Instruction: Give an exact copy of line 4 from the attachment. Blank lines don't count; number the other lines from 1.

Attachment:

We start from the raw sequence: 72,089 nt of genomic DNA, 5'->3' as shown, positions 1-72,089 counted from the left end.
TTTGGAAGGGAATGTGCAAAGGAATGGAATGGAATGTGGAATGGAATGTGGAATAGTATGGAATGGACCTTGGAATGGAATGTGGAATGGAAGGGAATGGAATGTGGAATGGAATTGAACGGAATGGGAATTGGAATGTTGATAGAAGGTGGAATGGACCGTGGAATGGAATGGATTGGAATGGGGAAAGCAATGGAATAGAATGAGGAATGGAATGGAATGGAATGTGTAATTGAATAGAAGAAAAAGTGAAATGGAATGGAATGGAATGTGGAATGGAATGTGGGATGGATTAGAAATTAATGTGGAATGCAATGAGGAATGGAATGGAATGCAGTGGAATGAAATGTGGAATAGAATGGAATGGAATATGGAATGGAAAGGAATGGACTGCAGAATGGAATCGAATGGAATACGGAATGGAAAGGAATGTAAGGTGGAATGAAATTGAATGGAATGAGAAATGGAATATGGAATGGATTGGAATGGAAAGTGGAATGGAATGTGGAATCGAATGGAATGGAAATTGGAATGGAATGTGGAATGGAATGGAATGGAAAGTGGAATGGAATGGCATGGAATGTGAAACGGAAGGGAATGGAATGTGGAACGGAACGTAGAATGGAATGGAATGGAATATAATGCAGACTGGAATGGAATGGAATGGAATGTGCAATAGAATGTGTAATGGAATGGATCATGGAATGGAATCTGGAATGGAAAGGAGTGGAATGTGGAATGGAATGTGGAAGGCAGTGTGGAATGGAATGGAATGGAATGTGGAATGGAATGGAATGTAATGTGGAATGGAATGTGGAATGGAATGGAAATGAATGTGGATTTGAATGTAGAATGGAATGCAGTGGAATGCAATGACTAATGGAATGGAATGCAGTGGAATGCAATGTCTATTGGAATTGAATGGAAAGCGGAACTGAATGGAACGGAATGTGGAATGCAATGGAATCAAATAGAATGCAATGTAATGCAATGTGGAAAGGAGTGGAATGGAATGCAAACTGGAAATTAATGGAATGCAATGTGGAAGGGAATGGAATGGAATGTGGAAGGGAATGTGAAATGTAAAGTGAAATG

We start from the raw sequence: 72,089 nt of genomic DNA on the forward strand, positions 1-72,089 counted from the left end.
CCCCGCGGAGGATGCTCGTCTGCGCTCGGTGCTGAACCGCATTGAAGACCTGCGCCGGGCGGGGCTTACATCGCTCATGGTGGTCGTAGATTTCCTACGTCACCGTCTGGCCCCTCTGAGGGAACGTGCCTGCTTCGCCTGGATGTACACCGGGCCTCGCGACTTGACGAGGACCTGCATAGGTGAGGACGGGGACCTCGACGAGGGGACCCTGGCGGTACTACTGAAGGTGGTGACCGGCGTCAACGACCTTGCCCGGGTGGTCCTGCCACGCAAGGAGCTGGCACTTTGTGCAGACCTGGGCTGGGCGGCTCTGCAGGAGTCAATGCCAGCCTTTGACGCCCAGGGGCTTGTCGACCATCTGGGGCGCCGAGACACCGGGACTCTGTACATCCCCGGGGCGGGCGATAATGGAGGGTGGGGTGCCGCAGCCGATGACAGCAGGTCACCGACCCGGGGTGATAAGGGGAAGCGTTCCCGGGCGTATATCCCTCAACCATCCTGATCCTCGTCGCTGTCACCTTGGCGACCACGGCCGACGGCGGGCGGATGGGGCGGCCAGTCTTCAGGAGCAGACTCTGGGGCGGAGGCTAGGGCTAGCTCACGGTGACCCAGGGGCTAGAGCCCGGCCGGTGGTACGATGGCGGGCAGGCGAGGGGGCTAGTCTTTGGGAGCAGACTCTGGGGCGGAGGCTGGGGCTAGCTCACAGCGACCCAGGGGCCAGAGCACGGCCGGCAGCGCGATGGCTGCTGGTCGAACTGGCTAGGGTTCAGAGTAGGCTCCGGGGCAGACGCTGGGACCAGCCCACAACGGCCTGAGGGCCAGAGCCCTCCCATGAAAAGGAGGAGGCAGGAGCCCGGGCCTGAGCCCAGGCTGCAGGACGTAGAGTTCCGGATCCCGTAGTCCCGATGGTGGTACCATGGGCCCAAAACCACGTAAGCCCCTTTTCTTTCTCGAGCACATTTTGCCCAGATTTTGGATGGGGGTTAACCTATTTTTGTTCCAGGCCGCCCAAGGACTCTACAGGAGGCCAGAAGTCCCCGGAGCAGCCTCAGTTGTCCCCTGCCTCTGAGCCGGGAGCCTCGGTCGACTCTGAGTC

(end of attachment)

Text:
CCCCGCGGAGGATGCTCGTCTGCGCTCGGTGCTGAACCGCATTGAAGACCTGCGCCGGGCGGGGCTTACATCGCTCATGGTGGTCGTAGATTTCCTACGTCACCGTCTGGCCCCTCTGAGGGAACGTGCCTGCTTCGCCTGGATGTACACCGGGCCTCGCGACTTGACGAGGACCTGCATAGGTGAGGACGGGGACCTCGACGAGGGGACCCTGGCGGTACTACTGAAGGTGGTGACCGGCGTCAACGACCTTGCCCGGGTGGTCCTGCCACGCAAGGAGCTGGCACTTTGTGCAGACCTGGGCTGGGCGGCTCTGCAGGAGTCAATGCCAGCCTTTGACGCCCAGGGGCTTGTCGACCATCTGGGGCGCCGAGACACCGGGACTCTGTACATCCCCGGGGCGGGCGATAATGGAGGGTGGGGTGCCGCAGCCGATGACAGCAGGTCACCGACCCGGGGTGATAAGGGGAAGCGTTCCCGGGCGTATATCCCTCAACCATCCTGATCCTCGTCGCTGTCACCTTGGCGACCACGGCCGACGGCGGGCGGATGGGGCGGCCAGTCTTCAGGAGCAGACTCTGGGGCGGAGGCTAGGGCTAGCTCACGGTGACCCAGGGGCTAGAGCCCGGCCGGTGGTACGATGGCGGGCAGGCGAGGGGGCTAGTCTTTGGGAGCAGACTCTGGGGCGGAGGCTGGGGCTAGCTCACAGCGACCCAGGGGCCAGAGCACGGCCGGCAGCGCGATGGCTGCTGGTCGAACTGGCTAGGGTTCAGAGTAGGCTCCGGGGCAGACGCTGGGACCAGCCCACAACGGCCTGAGGGCCAGAGCCCTCCCATGAAAAGGAGGAGGCAGGAGCCCGGGCCTGAGCCCAGGCTGCAGGACGTAGAGTTCCGGATCCCGTAGTCCCGATGGTGGTACCATGGGCCCAAAACCACGTAAGCCCCTTTTCTTTCTCGAGCACATTTTGCCCAGATTTTGGATGGGGGTTAACCTATTTTTGTTCCAGGCCGCCCAAGGACTCTACAGGAGGCCAGAAGTCCCCGGAGCAGCCTCAGTTGTCCCCTGCCTCTGAGCCGGGAGCCTCGGTCGACTCTGAGTC